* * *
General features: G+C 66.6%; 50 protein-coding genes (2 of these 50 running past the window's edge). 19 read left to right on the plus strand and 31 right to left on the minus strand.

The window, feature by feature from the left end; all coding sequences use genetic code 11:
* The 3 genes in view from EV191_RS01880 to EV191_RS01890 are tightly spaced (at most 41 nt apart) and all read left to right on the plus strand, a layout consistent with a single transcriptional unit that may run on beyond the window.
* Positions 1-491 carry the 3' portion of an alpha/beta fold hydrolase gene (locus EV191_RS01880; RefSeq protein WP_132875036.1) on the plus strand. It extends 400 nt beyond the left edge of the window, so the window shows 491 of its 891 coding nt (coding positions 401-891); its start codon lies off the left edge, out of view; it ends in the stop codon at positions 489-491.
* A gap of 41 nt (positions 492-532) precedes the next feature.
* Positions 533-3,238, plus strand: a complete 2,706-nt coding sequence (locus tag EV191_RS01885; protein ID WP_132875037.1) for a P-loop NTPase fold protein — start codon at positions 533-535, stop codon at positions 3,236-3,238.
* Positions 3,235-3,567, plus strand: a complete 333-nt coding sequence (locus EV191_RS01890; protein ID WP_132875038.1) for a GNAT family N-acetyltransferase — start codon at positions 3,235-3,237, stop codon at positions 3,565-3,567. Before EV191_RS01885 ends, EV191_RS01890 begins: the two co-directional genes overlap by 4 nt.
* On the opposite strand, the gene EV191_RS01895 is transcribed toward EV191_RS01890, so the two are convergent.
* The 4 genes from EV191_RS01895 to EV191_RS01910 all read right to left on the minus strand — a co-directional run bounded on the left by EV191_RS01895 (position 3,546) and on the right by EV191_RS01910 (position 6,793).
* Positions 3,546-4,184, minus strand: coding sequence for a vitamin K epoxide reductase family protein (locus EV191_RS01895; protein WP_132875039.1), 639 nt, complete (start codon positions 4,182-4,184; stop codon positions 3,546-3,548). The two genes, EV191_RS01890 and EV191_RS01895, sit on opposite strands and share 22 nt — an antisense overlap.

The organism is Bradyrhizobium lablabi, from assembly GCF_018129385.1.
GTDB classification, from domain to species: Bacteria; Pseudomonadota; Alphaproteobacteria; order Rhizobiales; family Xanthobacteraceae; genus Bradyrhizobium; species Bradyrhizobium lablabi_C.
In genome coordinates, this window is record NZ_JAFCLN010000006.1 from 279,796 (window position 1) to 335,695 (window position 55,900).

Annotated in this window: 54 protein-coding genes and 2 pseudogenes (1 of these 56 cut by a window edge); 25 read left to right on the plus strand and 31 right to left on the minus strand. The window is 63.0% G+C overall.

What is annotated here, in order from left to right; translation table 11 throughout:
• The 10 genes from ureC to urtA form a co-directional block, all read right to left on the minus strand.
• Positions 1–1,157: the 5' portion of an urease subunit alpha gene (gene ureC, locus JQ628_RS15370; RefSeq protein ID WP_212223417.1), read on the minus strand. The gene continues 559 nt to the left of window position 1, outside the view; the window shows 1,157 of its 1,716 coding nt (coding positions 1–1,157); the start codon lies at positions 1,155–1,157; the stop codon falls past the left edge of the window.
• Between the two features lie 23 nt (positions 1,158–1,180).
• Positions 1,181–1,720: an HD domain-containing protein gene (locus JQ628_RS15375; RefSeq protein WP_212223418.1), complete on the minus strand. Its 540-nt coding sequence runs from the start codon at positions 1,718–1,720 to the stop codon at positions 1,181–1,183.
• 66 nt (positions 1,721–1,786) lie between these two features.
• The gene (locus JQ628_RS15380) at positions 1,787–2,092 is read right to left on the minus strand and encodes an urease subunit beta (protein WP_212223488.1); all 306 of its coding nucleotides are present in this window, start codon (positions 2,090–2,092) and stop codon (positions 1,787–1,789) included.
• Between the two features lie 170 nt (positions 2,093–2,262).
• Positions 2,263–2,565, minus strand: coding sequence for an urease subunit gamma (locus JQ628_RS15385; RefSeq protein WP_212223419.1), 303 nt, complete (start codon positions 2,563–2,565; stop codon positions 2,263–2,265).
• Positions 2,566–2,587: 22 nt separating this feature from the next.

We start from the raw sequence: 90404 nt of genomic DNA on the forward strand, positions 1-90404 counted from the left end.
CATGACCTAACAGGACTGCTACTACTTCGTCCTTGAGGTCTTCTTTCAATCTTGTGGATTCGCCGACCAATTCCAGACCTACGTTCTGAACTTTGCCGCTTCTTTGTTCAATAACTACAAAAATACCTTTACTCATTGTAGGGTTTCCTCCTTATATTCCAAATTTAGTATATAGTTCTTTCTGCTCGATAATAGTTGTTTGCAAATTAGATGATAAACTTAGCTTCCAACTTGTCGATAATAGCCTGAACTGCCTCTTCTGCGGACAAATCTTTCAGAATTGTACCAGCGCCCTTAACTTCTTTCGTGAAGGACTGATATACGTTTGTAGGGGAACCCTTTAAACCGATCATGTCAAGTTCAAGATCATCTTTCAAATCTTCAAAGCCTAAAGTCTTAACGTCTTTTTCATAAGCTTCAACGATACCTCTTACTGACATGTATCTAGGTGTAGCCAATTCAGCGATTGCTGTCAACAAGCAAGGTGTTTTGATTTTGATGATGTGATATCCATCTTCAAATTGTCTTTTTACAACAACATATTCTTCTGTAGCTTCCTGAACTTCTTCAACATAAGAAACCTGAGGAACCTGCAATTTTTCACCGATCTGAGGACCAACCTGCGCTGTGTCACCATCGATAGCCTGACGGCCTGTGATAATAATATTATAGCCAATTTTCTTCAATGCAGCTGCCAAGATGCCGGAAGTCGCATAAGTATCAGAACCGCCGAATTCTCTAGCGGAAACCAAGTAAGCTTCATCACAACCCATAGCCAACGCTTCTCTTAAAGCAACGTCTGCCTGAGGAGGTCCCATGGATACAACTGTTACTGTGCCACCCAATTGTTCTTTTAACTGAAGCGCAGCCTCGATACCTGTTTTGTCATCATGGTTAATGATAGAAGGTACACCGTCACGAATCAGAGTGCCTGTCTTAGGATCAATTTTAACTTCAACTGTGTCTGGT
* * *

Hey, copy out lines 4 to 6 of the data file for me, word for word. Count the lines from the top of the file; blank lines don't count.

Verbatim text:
* Positions 1-491 carry the 3' portion of an alpha/beta fold hydrolase gene (locus EV191_RS01880; RefSeq protein WP_132875036.1) on the plus strand. It extends 400 nt beyond the left edge of the window, so the window shows 491 of its 891 coding nt (coding positions 401-891); its start codon lies off the left edge, out of view; it ends in the stop codon at positions 489-491.
* A gap of 41 nt (positions 492-532) precedes the next feature.
* Positions 533-3,238, plus strand: a complete 2,706-nt coding sequence (locus tag EV191_RS01885; protein ID WP_132875037.1) for a P-loop NTPase fold protein — start codon at positions 533-535, stop codon at positions 3,236-3,238.